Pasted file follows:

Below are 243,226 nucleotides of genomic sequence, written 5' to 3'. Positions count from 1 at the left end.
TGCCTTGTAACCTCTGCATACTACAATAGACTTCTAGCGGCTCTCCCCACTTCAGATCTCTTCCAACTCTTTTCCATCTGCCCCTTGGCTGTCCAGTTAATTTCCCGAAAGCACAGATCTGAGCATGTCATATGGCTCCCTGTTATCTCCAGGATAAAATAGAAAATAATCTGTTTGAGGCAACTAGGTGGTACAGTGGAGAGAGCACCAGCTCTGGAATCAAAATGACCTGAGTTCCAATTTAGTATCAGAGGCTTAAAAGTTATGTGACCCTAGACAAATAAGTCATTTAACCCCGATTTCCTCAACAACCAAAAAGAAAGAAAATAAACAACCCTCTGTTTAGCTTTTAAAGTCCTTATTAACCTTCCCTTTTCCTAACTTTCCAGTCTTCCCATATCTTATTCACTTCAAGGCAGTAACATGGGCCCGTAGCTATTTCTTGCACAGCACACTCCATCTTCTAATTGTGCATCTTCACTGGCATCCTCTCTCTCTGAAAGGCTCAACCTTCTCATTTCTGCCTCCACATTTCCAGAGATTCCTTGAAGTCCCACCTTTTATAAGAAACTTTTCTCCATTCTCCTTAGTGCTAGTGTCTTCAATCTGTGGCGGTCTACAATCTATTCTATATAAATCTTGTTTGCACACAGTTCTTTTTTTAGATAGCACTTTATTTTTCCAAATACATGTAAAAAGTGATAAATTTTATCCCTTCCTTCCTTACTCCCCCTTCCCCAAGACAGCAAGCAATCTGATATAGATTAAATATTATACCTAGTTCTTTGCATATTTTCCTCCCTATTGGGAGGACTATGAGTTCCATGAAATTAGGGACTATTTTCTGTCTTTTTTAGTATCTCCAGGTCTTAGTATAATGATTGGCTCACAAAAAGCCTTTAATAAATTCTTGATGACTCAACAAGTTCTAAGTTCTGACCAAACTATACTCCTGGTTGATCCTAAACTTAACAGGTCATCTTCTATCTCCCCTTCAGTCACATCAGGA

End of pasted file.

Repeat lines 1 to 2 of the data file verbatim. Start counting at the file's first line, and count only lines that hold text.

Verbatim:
Below are 243,226 nucleotides of genomic sequence, written 5' to 3'. Positions count from 1 at the left end.
TGCCTTGTAACCTCTGCATACTACAATAGACTTCTAGCGGCTCTCCCCACTTCAGATCTCTTCCAACTCTTTTCCATCTGCCCCTTGGCTGTCCAGTTAATTTCCCGAAAGCACAGATCTGAGCATGTCATATGGCTCCCTGTTATCTCCAGGATAAAATAGAAAATAATCTGTTTGAGGCAACTAGGTGGTACAGTGGAGAGAGCACCAGCTCTGGAATCAAAATGACCTGAGTTCCAATTTAGTATCAGAGGCTTAAAAGTTATGTGACCCTAGACAAATAAGTCATTTAACCCCGATTTCCTCAACAACCAAAAAGAAAGAAAATAAACAACCCTCTGTTTAGCTTTTAAAGTCCTTATTAACCTTCCCTTTTCCTAACTTTCCAGTCTTCCCATATCTTATTCACTTCAAGGCAGTAACATGGGCCCGTAGCTATTTCTTGCACAGCACACTCCATCTTCTAATTGTGCATCTTCACTGGCATCCTCTCTCTCTGAAAGGCTCAACCTTCTCATTTCTGCCTCCACATTTCCAGAGATTCCTTGAAGTCCCACCTTTTATAAGAAACTTTTCTCCATTCTCCTTAGTGCTAGTGTCTTCAATCTGTGGCGGTCTACAATCTATTCTATATAAATCTTGTTTGCACACAGTTCTTTTTTTAGATAGCACTTTATTTTTCCAAATACATGTAAAAAGTGATAAATTTTATCCCTTCCTTCCTTACTCCCCCTTCCCCAAGACAGCAAGCAATCTGATATAGATTAAATATTATACCTAGTTCTTTGCATATTTTCCTCCCTATTGGGAGGACTATGAGTTCCATGAAATTAGGGACTATTTTCTGTCTTTTTTAGTATCTCCAGGTCTTAGTATAATGATTGGCTCACAAAAAGCCTTTAATAAATTCTTGATGACTCAACAAGTTCTAAGTTCTGACCAAACTATACTCCTGGTTGATCCTAAACTTAACAGGTCATCTTCTATCTCCCCTTCAGTCACATCAGGA